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What desirable properties should an S-box have?

My current standard selection process is to just pick them at random and verify that they fit the following criteria:

  • The probability that any random two bits $S[a]_b$ and $S[c]_d$ are equal (for any random $a$, $b$, $c$ and $d$) is 50%.
  • The probability that any random two bits $S[a]_n$ and $a_n$ are equal (for any random $a$ and $n$) is 50%.
  • No entries exist such that $S[a] = a$
  • No entries exist such that $S[a] = \bar{a}$

Are there any other important properties that need to be applied?

Edit My reasons for asking are that I wish to combine this S-Box design with a CBC mode cipher as discussed on this question.

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My rational is that S[a] = a provides no benefit and S[a] = !a will always maintain the same bit "pattern" as its input. Since the idea of an S-box is to provide "confusion" (as defined by Shannon), it seems reasonable to ensure that neither of these cases are allowed. I may, however, be incorrect. –  Polynomial Nov 23 '11 at 14:41
The output of the cipher has the avalanche property and appears random, but the construction of the S-box is not random. It's a case of not allowing any correlation, rather than specifying that a particular output is not allowed. –  Polynomial Nov 23 '11 at 14:52
this seems to be a good paper about s-box: sans.org/reading_room/whitepapers/vpns/… –  woliveirajr Nov 23 '11 at 15:00
It doesn't really explain why they made the choices they did, though. It just says "this is the S-box and these are the choices we made". I'm really looking for answers that provide both an explanation of the facts and the reasoning behind making the choices. –  Polynomial Nov 23 '11 at 15:05
let us continue this discussion in chat –  woliveirajr Nov 23 '11 at 15:20
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2 Answers

up vote 8 down vote accepted

The following information about the DES S-Box might be useful (taken from here):

DES Design Criteria

  • there were 12 criterion used, resulting in about 1000 possible S-Boxes, of which the implementers chose 8

  • these criteria are CLASSIFIED SECRET

  • however, some of them have become known

The following are design criterion:

R1: Each row of an S-box is a permutation of 0 to 15

R2: No S-Box is a linear of affine function of the input

R3: Changing one input bit to an S-box results in changing at least two output bits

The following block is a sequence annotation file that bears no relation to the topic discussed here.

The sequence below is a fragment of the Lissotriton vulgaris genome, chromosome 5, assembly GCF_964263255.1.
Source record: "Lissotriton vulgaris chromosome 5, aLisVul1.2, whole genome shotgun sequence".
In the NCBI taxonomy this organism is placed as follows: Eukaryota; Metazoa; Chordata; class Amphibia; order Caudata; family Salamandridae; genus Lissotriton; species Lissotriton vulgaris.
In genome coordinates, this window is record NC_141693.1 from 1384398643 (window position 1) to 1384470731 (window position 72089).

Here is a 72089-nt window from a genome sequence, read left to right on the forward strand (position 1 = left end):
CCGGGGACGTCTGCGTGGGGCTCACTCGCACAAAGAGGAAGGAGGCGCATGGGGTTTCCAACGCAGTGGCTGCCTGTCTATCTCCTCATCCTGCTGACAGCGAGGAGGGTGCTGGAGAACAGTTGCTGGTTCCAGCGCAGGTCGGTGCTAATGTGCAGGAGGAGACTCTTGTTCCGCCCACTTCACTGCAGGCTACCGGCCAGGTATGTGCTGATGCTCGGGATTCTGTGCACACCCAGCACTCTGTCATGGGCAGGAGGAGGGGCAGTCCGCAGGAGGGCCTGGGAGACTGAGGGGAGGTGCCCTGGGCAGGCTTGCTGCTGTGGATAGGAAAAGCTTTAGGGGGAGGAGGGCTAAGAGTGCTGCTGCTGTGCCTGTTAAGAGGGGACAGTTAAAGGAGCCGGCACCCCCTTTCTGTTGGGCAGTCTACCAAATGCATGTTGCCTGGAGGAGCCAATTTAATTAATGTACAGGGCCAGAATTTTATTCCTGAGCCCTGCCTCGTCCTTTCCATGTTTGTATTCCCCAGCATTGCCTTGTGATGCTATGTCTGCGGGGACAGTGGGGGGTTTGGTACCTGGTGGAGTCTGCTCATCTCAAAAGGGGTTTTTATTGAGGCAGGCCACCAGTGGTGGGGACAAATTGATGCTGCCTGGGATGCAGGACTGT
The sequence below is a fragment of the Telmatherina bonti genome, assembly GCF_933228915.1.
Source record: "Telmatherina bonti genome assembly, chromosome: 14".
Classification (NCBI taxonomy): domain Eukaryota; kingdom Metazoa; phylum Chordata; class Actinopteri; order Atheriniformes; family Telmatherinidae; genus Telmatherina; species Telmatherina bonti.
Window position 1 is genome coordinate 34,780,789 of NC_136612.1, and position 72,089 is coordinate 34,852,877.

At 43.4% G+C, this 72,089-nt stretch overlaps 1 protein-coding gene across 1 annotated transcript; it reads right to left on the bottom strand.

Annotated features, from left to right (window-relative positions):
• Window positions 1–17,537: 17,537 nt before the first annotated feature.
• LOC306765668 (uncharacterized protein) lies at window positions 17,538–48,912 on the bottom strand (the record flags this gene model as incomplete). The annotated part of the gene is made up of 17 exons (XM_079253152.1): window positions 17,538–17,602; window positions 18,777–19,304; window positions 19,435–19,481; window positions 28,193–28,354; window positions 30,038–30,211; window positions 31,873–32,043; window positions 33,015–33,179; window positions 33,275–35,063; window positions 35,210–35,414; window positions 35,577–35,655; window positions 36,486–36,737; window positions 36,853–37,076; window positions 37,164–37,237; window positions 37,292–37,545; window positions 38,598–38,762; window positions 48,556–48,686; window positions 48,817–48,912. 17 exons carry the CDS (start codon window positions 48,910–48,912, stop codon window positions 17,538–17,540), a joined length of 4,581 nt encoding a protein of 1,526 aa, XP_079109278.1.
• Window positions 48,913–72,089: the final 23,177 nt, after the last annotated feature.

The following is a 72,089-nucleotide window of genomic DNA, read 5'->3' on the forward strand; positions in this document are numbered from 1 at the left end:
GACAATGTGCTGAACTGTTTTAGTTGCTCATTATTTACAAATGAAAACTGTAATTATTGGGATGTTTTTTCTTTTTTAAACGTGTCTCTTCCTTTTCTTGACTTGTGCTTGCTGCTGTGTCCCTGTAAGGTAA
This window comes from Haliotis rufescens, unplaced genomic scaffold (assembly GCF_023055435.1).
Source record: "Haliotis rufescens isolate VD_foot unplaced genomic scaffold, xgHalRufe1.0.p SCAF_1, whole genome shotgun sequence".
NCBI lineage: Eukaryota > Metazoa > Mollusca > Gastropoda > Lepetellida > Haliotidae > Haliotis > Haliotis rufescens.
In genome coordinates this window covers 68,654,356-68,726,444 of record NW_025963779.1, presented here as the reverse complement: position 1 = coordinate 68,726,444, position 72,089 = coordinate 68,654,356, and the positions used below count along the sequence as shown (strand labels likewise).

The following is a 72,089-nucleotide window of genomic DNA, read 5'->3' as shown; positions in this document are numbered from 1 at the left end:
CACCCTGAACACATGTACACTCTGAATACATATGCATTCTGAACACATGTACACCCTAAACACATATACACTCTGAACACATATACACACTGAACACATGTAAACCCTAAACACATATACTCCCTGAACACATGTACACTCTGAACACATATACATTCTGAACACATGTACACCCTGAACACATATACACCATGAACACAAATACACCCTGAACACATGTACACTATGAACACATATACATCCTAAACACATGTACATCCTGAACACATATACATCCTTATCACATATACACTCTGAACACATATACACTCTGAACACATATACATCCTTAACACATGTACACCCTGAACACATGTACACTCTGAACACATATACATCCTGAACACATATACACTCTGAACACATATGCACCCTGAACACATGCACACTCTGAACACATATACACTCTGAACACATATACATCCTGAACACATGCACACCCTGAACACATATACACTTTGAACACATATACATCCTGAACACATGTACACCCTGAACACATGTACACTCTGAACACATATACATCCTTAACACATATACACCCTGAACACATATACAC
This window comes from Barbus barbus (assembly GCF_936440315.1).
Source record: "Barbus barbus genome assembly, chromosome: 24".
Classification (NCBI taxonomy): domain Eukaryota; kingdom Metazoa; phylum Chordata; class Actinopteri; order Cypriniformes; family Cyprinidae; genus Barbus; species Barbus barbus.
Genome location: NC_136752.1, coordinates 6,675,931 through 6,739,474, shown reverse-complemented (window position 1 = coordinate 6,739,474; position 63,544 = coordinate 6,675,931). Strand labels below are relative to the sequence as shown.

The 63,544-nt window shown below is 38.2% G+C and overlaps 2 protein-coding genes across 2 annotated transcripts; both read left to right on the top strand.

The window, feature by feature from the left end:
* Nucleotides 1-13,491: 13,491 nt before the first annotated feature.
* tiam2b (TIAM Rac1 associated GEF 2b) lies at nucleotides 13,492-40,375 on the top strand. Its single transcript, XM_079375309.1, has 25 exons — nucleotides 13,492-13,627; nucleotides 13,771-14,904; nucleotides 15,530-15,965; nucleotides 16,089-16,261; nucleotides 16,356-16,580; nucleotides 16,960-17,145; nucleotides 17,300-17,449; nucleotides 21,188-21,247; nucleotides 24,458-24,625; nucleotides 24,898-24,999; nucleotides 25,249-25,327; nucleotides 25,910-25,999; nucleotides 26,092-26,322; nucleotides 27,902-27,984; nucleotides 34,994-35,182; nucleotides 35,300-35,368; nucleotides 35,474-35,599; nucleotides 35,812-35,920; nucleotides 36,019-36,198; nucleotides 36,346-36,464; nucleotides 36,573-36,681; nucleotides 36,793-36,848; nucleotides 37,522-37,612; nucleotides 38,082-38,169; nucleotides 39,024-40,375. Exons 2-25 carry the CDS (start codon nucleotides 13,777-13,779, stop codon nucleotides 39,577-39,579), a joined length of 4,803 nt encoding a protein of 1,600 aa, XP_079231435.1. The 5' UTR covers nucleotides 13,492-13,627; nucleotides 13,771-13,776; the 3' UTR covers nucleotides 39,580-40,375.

R4: S(x) and S(x+001100) must differ in at least 2 bits

The following are said to be caused by design criteria

R5: S(x) [[pi]] S(x+11ef 00) for any choice of e and f

R6: The S-boxes were chosen to minimize the difference between the number of 1's and 0's in any S-box output when any single input is held constant

R7: The S-boxes chosen require significantly more minterms than a random choice would require

For Rijndael, things were different as the S-Box in Rijndael had to meet certain requirements mathematically and cryptanalytically

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Could you explain criteria R5 and R7, please? And is criteria R2 essentially "No S[x] must exist for x where the result is a rotation of x, e.g. 01010010 -> 10010100"? –  Polynomial Nov 24 '11 at 6:58
@Polynomial: There are many more linear and affine functions than just rotations. Basically, R2 says (assuming the mean linear/affine over $\{0,1\}$) that no S-box may be writable as $S(x) = a_0 \oplus a_1x_1 \oplus \dotsb \oplus a_nx_n$, where $x_1 \dotsc x_n$ are the bits of $x$ and $a_0 \dotsc a_n$ are arbitrary bitstrings. –  Ilmari Karonen Nov 24 '11 at 12:16
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The answer is: it depends.

It depends on how you plan to use your S-box. Presumably you are going to use your S-box in some block cipher. In that case, you have to look at what properties you need from the S-box, and then generate the S-box accordingly.

You can't separate the design of the S-box from the design of the rest of the cipher. There is no universal set of criteria that make for a good S-box. For instance, AES had one set of criteria for their S-boxes. DES had a totally different set of criteria.

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